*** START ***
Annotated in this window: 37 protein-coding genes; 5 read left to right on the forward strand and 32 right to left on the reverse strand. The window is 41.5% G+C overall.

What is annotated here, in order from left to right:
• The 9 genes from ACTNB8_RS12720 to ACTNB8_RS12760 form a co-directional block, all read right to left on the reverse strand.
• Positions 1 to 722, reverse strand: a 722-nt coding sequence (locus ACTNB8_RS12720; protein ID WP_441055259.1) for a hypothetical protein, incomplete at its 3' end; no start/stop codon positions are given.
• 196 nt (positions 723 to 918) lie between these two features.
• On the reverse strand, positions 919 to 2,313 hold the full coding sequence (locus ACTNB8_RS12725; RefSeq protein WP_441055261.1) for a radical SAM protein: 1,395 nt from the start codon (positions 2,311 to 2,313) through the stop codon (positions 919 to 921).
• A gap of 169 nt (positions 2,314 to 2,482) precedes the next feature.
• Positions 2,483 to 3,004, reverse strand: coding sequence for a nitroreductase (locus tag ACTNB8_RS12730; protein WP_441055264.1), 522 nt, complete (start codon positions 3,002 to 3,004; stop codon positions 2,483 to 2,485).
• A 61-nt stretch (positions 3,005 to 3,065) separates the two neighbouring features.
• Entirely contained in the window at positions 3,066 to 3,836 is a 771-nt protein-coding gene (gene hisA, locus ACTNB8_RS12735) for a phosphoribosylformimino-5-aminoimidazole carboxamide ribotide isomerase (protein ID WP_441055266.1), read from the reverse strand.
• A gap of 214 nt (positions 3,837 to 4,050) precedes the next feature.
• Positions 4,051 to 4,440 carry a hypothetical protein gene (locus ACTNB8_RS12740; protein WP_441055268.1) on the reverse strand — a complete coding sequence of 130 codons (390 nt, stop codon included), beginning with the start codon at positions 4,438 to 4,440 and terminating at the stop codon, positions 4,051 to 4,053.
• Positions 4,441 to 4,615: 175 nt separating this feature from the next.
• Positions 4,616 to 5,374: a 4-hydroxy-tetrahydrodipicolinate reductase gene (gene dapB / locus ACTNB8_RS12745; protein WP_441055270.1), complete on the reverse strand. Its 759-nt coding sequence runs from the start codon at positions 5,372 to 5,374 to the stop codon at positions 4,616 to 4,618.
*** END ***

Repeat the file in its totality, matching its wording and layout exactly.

Annotated in this window: 37 protein-coding genes; 5 read left to right on the forward strand and 32 right to left on the reverse strand. The window is 41.5% G+C overall.

What is annotated here, in order from left to right:
• The 9 genes from ACTNB8_RS12720 to ACTNB8_RS12760 form a co-directional block, all read right to left on the reverse strand.
• Positions 1 to 722, reverse strand: a 722-nt coding sequence (locus ACTNB8_RS12720; protein ID WP_441055259.1) for a hypothetical protein, incomplete at its 3' end; no start/stop codon positions are given.
• 196 nt (positions 723 to 918) lie between these two features.
• On the reverse strand, positions 919 to 2,313 hold the full coding sequence (locus ACTNB8_RS12725; RefSeq protein WP_441055261.1) for a radical SAM protein: 1,395 nt from the start codon (positions 2,311 to 2,313) through the stop codon (positions 919 to 921).
• A gap of 169 nt (positions 2,314 to 2,482) precedes the next feature.
• Positions 2,483 to 3,004, reverse strand: coding sequence for a nitroreductase (locus tag ACTNB8_RS12730; protein WP_441055264.1), 522 nt, complete (start codon positions 3,002 to 3,004; stop codon positions 2,483 to 2,485).
• A 61-nt stretch (positions 3,005 to 3,065) separates the two neighbouring features.
• Entirely contained in the window at positions 3,066 to 3,836 is a 771-nt protein-coding gene (gene hisA, locus ACTNB8_RS12735) for a phosphoribosylformimino-5-aminoimidazole carboxamide ribotide isomerase (protein ID WP_441055266.1), read from the reverse strand.
• A gap of 214 nt (positions 3,837 to 4,050) precedes the next feature.
• Positions 4,051 to 4,440 carry a hypothetical protein gene (locus ACTNB8_RS12740; protein WP_441055268.1) on the reverse strand — a complete coding sequence of 130 codons (390 nt, stop codon included), beginning with the start codon at positions 4,438 to 4,440 and terminating at the stop codon, positions 4,051 to 4,053.
• Positions 4,441 to 4,615: 175 nt separating this feature from the next.
• Positions 4,616 to 5,374: a 4-hydroxy-tetrahydrodipicolinate reductase gene (gene dapB / locus ACTNB8_RS12745; protein WP_441055270.1), complete on the reverse strand. Its 759-nt coding sequence runs from the start codon at positions 5,372 to 5,374 to the stop codon at positions 4,616 to 4,618.